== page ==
Mother’s day is something we reserve for the matriarch of our family, and so we will be celebrating the day with my 94-year-old mother. She doesn’t expect gifts but certainly looks forward to a visit and a good lunch. She recognises that her daughters and granddaughters are also mothers and so we toast each other on the day. The younger mothers in our tribe don’t give the day much thought, although sometimes random tokens of remembrance turn up. Gifts are not expected and never have been. I fondly recall the very peculiar little presents my children proudly gave me, after their father provided them with a few coins to buy something at the school mother’s day stall. The more memorable gifts were handcrafted items and cards, made under the guidance of a creative grade teacher.
Mother’s Day began in Australia in 1924, following the American institutionalising of the day in 1908. The commercialisation of the day sped up during the 1950s, and today it is a billion dollar industry in Australia. With a barrage of advertising brochures and catalogues infiltrating our household as the day draws near, an amusing pastime is to find the most annoying or stereotypical item proffered as a desirable gift for mother’s day. What about a new iron? And why aren’t irons offered as desirable gifts for men on the great iron- man day, Father’s Day? If someone turned up here with a gift wrapped iron, I might show them the door, or more kindly, send them into the spare room to deal with the despised and forlorn ironing pile.
If, however, someone asked me around for lunch and made this pasta dish, I would be more than pleased, especially if they opened a bottle of King Valley Sangiovese to go with it. I made it for myself and Mr T this week. Mother’s and Father’s Day is everyday here. The pasta, Reginette, means ‘little queens’, a most suitable choice for Mother’s Day. Reginette also goes by the name Mafaldine, named after the Princess Mafalda of Savoy, Italy. If you are entertaining a queen for the day, I can recommend this rich and economical option.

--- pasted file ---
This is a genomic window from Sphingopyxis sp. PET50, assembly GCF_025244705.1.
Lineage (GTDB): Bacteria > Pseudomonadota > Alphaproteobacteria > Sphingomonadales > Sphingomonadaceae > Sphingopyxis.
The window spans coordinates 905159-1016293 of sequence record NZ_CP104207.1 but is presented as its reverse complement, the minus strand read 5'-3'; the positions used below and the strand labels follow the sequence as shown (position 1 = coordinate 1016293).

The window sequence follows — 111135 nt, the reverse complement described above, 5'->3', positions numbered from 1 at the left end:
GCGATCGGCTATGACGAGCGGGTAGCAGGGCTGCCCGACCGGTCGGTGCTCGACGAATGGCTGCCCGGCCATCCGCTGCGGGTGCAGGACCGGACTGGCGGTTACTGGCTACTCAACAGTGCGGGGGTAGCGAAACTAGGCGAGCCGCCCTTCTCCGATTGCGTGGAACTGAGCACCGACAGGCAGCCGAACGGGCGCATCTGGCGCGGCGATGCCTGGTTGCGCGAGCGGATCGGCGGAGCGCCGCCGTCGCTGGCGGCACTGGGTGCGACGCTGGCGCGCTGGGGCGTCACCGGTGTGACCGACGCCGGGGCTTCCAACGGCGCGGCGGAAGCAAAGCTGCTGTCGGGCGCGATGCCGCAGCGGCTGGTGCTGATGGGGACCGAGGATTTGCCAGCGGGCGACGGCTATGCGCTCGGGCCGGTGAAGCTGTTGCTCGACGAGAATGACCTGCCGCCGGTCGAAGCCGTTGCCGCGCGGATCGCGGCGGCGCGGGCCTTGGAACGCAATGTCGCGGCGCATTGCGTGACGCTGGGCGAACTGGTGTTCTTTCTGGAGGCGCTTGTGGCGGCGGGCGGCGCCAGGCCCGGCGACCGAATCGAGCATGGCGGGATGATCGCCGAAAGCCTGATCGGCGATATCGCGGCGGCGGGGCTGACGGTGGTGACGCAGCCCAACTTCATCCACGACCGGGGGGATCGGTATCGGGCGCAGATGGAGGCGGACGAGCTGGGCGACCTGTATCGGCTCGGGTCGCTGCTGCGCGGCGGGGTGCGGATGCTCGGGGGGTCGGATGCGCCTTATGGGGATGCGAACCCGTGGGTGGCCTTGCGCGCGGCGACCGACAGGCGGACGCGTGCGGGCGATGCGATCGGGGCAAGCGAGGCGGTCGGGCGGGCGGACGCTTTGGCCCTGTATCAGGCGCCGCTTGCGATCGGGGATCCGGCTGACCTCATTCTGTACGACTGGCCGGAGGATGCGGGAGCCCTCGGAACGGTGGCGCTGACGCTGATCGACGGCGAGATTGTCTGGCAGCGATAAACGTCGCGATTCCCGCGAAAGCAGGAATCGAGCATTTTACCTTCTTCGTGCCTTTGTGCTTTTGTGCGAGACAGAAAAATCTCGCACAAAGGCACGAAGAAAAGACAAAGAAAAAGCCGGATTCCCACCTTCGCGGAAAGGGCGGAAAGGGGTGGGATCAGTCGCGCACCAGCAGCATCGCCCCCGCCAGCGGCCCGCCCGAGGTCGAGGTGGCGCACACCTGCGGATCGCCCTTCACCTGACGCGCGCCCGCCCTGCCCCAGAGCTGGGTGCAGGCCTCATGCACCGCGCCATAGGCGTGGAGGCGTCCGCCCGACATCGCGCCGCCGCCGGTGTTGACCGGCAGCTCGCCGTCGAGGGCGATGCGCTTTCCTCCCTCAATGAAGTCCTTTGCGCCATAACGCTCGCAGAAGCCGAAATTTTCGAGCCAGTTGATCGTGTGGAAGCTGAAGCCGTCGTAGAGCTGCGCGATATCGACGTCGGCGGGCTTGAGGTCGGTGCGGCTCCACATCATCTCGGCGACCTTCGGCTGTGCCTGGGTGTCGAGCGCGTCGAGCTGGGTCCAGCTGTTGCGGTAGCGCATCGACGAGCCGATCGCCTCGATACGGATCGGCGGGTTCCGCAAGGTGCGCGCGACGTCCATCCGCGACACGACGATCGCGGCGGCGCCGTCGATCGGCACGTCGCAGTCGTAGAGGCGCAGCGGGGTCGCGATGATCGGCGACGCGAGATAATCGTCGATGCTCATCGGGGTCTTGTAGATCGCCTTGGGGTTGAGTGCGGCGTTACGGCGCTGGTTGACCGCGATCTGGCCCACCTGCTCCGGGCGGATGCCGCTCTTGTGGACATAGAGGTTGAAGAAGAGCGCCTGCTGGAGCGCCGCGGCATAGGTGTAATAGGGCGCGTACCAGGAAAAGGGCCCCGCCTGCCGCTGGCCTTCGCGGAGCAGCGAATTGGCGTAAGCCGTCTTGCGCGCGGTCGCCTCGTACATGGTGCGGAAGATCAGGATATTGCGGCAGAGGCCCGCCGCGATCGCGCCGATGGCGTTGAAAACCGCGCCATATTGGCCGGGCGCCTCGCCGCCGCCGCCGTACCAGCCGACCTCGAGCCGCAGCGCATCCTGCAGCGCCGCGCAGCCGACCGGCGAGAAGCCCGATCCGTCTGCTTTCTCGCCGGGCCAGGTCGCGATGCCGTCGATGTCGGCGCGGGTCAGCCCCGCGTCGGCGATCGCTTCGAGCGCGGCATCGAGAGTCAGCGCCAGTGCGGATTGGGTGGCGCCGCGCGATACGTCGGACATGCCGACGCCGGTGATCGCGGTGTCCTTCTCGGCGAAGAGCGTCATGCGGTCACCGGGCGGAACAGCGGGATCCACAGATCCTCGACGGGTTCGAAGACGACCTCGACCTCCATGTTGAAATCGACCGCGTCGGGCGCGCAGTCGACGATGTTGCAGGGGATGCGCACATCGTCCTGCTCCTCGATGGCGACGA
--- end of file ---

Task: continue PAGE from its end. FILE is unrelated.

Reginette con Zucca, Cipolle, Gorgonzola e Salvia. Reginette with pumpkin, caramelised onions, Gorgonzola and sage.
Ingredients. For two big serves. Multiply as required.
- 200 gr Reginette ( or Mafaldine, a wide ruffled edged egg pasta )
- One chunk of Kent Pumpkin, around 400 gr
- 4 -5 brown onions, finely sliced
- a small piece of Gorgonzola Dolce
- sage leaves, a generous handful
- EV olive oil
- Black pepper.
- Heat the oven to 180c FF. Cut the pumpkin into 3 cm chunks and bake for 20 minutes or so until just done but not mushy. Set aside.
- Meanwhile, finely slice the onions, and caramelise them in a large deep-frying pan with olive oil and a little salt, until nicely coloured and reduced. This takes at least 20 minutes. Adjust the temperature as you go and stir about from time to time. Remove and set aside.
- Fry the sage leaves in a little butter so they turn brown and crisp. Set aside.
- Heat a large pot of salted water. When boiling, add the pasta and cook for 5 minutes or according to the information on the packet.
- Drain the pasta, retaining a little of the cooking water in a cup. Add the cooked pasta to the frying pan ( the onion frying pan will have some luscious bits left at the base). Add some pumpkin pieces and onions. Decide how much you need to add here. Less onions perhaps. Stir about over high heat, adding a little pasta water to sauce the dish, and try to keep the pumpkin pieces intact. Finally crumble in some gorgonzola and add the crunchy sage leaves. Add black pepper to taste and serve the lot in a large preheated serving bowl.
As this dish is rich and sweet, serve it with bitter greens salad, simply dressed.
More on other’s day catalogues and stereotyping: http://www.smh.com.au/lifestyle/life-and-relationships/parenting/mothers-day-is-a-bad-deal-for-women-and-all-mothers-know-it-20170511-gw2lvl.html